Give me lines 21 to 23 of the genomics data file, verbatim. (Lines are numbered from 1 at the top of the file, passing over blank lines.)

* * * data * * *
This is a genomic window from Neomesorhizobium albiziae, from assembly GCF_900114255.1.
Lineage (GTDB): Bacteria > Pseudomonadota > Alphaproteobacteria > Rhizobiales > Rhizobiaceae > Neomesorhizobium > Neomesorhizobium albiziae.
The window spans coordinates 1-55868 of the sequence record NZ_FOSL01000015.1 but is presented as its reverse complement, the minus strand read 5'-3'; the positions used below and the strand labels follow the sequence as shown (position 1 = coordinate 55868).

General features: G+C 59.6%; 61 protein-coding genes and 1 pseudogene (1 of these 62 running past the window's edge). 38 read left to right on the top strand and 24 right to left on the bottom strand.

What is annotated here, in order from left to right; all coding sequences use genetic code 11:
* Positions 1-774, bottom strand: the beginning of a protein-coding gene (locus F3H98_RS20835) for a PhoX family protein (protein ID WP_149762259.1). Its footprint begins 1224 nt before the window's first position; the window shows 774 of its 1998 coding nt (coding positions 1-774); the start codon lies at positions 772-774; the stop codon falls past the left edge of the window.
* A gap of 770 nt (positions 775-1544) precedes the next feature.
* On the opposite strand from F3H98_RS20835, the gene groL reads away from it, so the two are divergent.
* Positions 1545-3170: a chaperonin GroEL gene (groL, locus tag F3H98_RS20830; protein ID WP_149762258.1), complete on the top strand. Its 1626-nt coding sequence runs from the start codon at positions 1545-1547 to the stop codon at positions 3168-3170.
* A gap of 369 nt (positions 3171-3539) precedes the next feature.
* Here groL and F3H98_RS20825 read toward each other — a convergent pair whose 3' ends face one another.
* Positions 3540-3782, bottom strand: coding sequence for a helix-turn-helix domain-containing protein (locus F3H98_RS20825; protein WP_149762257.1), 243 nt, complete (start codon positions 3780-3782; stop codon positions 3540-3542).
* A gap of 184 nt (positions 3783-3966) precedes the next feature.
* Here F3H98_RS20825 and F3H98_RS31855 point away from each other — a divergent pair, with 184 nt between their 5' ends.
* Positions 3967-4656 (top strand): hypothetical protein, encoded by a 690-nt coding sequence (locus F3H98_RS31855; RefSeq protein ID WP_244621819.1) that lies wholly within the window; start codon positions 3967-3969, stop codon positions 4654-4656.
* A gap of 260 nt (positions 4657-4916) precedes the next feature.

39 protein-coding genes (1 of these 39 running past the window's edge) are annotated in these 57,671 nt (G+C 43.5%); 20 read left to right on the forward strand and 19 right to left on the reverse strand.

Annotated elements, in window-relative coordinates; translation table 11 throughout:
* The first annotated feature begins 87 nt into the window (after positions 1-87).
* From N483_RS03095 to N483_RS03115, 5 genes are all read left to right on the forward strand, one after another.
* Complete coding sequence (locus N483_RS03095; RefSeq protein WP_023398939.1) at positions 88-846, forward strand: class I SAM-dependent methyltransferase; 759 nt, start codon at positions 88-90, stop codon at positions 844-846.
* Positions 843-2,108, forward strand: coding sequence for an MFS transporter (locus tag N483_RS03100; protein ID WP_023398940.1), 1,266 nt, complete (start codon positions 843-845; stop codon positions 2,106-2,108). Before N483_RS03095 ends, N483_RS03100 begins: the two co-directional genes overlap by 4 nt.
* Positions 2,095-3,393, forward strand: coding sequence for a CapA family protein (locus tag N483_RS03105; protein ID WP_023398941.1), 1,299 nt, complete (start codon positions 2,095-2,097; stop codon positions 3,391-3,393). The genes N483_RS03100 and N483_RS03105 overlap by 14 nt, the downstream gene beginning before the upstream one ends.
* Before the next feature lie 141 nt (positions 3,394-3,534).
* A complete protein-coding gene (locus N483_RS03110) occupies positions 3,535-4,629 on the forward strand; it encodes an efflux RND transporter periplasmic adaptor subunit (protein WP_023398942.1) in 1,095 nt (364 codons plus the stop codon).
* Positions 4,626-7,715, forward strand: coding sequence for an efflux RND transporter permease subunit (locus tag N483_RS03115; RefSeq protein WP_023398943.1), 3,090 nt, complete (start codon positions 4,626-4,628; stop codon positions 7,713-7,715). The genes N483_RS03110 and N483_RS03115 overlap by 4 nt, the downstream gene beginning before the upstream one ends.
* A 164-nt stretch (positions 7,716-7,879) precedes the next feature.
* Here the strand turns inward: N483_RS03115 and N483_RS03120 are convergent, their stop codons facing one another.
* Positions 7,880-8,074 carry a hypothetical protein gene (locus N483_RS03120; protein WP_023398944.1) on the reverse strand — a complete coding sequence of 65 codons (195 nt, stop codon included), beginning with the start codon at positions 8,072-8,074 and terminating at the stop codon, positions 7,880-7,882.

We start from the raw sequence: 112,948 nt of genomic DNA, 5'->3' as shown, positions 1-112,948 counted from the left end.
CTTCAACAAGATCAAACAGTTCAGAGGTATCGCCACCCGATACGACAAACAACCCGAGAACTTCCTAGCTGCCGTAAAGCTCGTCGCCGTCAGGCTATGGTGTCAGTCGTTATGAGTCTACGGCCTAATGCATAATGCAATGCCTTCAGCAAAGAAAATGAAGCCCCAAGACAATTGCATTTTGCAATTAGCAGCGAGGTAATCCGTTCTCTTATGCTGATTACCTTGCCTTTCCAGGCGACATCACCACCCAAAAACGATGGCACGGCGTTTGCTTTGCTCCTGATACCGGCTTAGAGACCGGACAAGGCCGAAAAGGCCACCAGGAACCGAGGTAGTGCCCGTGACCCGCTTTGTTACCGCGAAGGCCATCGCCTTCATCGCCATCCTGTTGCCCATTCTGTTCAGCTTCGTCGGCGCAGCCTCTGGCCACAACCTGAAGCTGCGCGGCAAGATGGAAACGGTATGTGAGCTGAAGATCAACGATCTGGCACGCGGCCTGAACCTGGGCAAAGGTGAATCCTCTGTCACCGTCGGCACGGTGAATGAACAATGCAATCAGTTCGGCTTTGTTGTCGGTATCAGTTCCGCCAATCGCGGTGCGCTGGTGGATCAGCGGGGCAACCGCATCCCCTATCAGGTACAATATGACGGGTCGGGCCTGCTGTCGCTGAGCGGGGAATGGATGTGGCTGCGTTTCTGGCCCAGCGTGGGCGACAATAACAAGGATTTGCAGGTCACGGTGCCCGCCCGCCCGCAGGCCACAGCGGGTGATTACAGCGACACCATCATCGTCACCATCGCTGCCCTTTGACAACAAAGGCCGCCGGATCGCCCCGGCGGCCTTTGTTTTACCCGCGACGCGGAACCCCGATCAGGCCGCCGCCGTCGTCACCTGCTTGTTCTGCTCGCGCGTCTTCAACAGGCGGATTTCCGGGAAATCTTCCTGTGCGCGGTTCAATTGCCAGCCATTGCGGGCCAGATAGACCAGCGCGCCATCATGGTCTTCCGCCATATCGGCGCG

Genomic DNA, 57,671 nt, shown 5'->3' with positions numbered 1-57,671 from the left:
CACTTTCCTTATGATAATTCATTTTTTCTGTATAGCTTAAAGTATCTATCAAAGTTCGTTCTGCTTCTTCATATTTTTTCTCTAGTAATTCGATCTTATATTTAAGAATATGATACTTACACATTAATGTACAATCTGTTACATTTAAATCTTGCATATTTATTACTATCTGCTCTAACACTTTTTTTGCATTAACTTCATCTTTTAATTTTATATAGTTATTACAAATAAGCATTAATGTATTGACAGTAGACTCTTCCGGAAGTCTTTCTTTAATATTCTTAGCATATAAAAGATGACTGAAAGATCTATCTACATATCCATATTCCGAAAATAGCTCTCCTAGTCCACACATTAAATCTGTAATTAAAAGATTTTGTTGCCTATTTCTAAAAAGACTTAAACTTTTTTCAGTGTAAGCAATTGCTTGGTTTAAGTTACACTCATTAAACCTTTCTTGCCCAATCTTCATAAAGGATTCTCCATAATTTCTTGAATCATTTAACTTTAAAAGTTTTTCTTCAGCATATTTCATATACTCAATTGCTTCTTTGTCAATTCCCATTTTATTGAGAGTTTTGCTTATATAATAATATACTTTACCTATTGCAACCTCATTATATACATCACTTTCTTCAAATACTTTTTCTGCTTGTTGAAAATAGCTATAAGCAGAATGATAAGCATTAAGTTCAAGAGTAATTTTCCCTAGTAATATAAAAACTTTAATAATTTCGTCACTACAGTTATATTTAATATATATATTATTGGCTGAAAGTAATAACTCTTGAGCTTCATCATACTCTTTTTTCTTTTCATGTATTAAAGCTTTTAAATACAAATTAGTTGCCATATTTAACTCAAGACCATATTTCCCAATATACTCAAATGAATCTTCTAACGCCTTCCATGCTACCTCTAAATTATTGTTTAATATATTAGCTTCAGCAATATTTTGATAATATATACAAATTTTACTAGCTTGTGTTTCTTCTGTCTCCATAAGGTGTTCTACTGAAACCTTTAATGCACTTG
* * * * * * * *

* Complete coding sequence (locus N483_RS03095; RefSeq protein WP_023398939.1) at positions 88-846, forward strand: class I SAM-dependent methyltransferase; 759 nt, start codon at positions 88-90, stop codon at positions 844-846.
* Positions 843-2,108, forward strand: coding sequence for an MFS transporter (locus tag N483_RS03100; protein ID WP_023398940.1), 1,266 nt, complete (start codon positions 843-845; stop codon positions 2,106-2,108). Before N483_RS03095 ends, N483_RS03100 begins: the two co-directional genes overlap by 4 nt.
* Positions 2,095-3,393, forward strand: coding sequence for a CapA family protein (locus tag N483_RS03105; protein ID WP_023398941.1), 1,299 nt, complete (start codon positions 2,095-2,097; stop codon positions 3,391-3,393). The genes N483_RS03100 and N483_RS03105 overlap by 14 nt, the downstream gene beginning before the upstream one ends.